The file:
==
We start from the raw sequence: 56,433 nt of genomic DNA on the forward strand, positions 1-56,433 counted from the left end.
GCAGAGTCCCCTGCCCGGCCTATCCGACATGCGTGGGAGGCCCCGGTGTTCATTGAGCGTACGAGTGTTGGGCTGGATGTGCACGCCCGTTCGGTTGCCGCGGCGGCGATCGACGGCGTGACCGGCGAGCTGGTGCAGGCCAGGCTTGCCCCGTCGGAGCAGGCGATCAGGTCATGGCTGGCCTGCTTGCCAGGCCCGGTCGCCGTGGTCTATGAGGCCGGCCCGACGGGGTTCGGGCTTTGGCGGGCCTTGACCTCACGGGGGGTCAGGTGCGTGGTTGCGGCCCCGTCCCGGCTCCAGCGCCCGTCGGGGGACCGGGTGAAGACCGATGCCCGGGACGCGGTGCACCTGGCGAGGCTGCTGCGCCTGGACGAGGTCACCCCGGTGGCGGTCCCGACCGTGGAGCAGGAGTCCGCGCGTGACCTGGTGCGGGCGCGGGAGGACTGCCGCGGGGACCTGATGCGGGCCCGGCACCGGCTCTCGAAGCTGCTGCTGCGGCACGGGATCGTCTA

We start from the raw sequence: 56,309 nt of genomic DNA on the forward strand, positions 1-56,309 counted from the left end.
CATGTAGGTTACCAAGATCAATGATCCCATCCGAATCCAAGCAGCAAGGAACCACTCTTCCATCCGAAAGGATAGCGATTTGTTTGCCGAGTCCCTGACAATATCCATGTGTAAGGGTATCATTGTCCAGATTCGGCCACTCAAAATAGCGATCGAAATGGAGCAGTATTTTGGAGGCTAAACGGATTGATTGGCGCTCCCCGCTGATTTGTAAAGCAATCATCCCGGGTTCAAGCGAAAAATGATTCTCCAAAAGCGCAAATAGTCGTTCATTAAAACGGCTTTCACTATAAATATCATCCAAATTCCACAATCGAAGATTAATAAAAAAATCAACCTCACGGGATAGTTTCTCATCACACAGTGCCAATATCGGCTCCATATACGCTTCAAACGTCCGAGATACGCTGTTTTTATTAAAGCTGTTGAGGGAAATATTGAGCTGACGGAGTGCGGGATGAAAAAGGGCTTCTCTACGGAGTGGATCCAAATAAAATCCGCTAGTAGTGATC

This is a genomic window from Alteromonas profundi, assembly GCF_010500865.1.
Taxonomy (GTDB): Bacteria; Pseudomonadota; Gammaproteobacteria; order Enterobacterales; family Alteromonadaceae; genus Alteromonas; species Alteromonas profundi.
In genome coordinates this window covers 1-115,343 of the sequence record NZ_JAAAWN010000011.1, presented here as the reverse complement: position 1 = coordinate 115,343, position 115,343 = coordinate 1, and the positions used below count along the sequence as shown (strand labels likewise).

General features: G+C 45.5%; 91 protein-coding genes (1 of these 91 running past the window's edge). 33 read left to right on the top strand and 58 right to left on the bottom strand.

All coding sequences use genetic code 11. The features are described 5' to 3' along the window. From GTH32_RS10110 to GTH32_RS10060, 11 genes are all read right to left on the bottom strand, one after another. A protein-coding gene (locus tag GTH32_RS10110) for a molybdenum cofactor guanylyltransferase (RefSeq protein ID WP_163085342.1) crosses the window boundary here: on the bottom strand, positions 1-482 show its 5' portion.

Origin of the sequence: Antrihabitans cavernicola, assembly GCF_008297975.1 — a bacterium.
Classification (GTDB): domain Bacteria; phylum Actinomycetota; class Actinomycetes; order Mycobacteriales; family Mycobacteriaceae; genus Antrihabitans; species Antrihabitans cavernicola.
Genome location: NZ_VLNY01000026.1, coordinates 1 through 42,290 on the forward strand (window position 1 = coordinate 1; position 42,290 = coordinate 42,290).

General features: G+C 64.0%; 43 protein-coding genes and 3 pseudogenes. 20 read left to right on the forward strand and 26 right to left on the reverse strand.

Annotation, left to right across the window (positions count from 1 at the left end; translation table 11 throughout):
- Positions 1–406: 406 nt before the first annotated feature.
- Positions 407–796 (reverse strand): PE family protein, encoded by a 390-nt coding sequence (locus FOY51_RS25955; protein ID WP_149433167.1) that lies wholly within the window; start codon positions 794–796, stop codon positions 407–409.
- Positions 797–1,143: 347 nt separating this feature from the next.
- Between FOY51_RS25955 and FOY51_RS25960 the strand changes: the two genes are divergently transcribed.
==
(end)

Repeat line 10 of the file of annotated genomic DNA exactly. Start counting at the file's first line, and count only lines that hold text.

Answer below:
Origin of the sequence: Antrihabitans cavernicola, assembly GCF_008297975.1 — a bacterium.